When does the DVLA need to be informed of medical problems, and when should you stay off the road? Read our guide for more information.
If you search for car insurance through Gocompare.com you'll be asked to declare any DVLA-reportable medical conditions or disabilities, which you must do accurately or you risk breaking the law and invalidating any policy you buy.
Your results table will reflect the details you enter and you may find your choice restricted and prices higher.
Many insurers won't quote online if you have medical conditions because they require further information before they're able to quote.
Once you've successfully passed your driving test you're eligible to hold your licence until you're 70, unless:
Some health conditions still allow for a long and fruitful driving life. Others, unfortunately, do not.
It's your duty to keep the DVLA informed of your health, and failure to do so can incur a significant fine.
It's also essential that you inform your car insurance provider so that they're aware of your new driving situation and are able to consider any possible risks it may pose.
We've provided an introductory guide below. Naturally your first port of call should always be your doctor, followed by the government's guide to all health conditions and driving.†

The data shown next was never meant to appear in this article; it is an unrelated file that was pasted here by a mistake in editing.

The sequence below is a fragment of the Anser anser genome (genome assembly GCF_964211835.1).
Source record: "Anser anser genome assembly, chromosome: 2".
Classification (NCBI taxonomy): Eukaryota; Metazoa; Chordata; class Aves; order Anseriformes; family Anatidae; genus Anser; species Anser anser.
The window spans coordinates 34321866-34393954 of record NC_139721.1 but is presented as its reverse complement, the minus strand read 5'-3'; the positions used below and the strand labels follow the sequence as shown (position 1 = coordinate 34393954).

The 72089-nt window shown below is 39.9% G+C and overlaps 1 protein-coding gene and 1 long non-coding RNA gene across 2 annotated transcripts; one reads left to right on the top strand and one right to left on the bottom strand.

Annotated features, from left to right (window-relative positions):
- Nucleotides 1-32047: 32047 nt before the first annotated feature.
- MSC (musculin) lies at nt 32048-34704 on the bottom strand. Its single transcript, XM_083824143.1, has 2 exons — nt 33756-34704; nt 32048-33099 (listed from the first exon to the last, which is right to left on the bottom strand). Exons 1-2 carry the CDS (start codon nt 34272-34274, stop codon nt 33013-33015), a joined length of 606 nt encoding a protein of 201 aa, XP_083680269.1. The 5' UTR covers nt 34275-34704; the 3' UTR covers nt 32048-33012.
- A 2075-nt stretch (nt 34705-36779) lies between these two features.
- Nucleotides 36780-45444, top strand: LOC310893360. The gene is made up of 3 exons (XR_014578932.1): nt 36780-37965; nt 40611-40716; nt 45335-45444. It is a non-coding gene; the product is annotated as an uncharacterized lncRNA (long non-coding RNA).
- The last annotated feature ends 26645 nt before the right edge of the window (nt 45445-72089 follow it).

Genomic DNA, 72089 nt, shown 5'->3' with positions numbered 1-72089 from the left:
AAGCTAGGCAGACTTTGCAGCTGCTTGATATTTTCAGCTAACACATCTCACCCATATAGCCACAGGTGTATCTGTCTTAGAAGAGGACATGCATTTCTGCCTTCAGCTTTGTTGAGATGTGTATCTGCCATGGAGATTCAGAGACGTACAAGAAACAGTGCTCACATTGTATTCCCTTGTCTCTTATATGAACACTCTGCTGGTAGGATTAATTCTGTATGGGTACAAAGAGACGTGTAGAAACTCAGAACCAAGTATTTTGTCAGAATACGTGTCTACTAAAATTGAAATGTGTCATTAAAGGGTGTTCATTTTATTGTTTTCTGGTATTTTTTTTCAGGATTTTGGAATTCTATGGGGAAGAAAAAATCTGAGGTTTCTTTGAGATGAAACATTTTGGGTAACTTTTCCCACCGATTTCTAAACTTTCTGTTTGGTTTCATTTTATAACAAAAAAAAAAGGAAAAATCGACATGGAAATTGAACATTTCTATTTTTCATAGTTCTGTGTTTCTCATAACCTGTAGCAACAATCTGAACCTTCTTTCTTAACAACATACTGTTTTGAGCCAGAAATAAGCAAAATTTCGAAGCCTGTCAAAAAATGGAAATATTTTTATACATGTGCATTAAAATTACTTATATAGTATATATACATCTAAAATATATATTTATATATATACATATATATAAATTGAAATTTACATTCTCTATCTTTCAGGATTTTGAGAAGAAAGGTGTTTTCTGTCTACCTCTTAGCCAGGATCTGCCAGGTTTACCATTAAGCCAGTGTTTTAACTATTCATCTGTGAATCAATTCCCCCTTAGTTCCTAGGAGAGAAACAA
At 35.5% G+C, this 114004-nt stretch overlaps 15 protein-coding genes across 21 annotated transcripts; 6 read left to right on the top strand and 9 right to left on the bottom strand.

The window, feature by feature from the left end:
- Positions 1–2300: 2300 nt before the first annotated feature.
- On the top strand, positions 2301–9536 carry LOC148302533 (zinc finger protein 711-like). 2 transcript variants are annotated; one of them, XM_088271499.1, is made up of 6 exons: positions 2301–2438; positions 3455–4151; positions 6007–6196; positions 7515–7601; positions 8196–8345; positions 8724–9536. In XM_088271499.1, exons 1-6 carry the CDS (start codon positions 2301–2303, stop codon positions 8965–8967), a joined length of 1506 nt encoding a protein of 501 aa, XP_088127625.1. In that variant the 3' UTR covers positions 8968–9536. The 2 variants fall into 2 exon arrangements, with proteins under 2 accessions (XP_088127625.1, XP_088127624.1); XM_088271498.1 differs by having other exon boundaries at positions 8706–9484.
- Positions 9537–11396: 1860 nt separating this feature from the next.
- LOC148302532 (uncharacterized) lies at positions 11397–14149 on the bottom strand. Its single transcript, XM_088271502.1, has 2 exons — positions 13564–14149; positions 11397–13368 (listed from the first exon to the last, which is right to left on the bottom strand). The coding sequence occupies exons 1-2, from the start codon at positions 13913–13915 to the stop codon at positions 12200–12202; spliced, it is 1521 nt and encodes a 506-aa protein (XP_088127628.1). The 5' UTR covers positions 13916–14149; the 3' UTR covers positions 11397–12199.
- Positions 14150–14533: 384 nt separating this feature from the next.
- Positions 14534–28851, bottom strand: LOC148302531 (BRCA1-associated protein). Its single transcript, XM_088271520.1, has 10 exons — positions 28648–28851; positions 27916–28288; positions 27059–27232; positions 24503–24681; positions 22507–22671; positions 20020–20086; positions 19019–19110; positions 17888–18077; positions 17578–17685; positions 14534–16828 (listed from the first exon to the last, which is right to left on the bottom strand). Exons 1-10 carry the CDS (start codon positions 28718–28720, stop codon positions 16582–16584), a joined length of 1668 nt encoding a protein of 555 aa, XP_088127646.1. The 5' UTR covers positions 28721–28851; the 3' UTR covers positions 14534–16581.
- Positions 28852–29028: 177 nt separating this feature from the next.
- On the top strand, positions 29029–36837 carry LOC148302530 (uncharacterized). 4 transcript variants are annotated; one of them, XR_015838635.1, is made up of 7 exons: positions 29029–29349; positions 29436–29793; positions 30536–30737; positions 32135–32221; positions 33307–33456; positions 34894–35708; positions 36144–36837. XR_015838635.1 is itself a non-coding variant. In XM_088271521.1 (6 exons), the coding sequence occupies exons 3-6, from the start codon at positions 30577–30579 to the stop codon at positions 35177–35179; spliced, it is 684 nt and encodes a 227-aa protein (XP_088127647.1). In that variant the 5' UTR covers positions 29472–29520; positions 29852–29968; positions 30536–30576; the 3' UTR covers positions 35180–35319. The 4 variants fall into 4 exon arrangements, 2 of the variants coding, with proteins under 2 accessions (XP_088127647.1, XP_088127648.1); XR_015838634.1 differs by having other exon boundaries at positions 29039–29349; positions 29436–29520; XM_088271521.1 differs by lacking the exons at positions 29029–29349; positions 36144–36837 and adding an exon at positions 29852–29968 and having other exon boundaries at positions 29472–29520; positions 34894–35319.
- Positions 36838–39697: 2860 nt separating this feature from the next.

If an individual is on any medication that impairs their alertness levels and/or judgement then their licence will not be valid. The laws on driving under the influence of illegal drugs also apply for prescribed medication.
If you're on a prescribed medication that affects your driving ability the health professional should advise you on how long you should stay away from the wheel.
The DVLA only need to be informed of any major surgery if it prevents an individual from driving for over three months.
Just like with any medication prescribed, the doctor or health professional should inform a patient of the length of time they should wait before returning to the driving seat.
With or without glasses, to keep your driving licence you must be able to read a number plate from 20.5m without any difficulty. Technically your 'visual acuity' must be at least 0.5 on the Snellen Scale,† which is the row of diminishing letters you see in an optician.
If sight deteriorates† - an individual develops cataracts, night blindness or loses sight in one eye - they must inform the DVLA immediately.
The individual will need to arrange a test of their field of vision. Driving with one operational eye is still possible, so long as the sight the individual has with that eye meets the required standard.
There are no laws regarding hearing and driving unless you're a commercial driver.
Specialist instructors for deaf learners are available across the country and there are specific tests for deaf people.
Drivers with hearing impairments are taught how to scan the road intelligently to identify early signs of traffic trouble and, most importantly, emergency service vehicles.
A driver may have to inform the DVLA if they develop diabetes, depending on the way that the diabetes is treated and the type of licence held.
If the diabetes is treated with insulin the driver will be issued with a driving licence for one, two or three years, depending on the severity of the condition.
The DVLA does not require notification if the diabetes is managed by tablets/non-insulin-based medicine or diet, unless an episode of hypoglycaemia has been experienced within the last 12 months.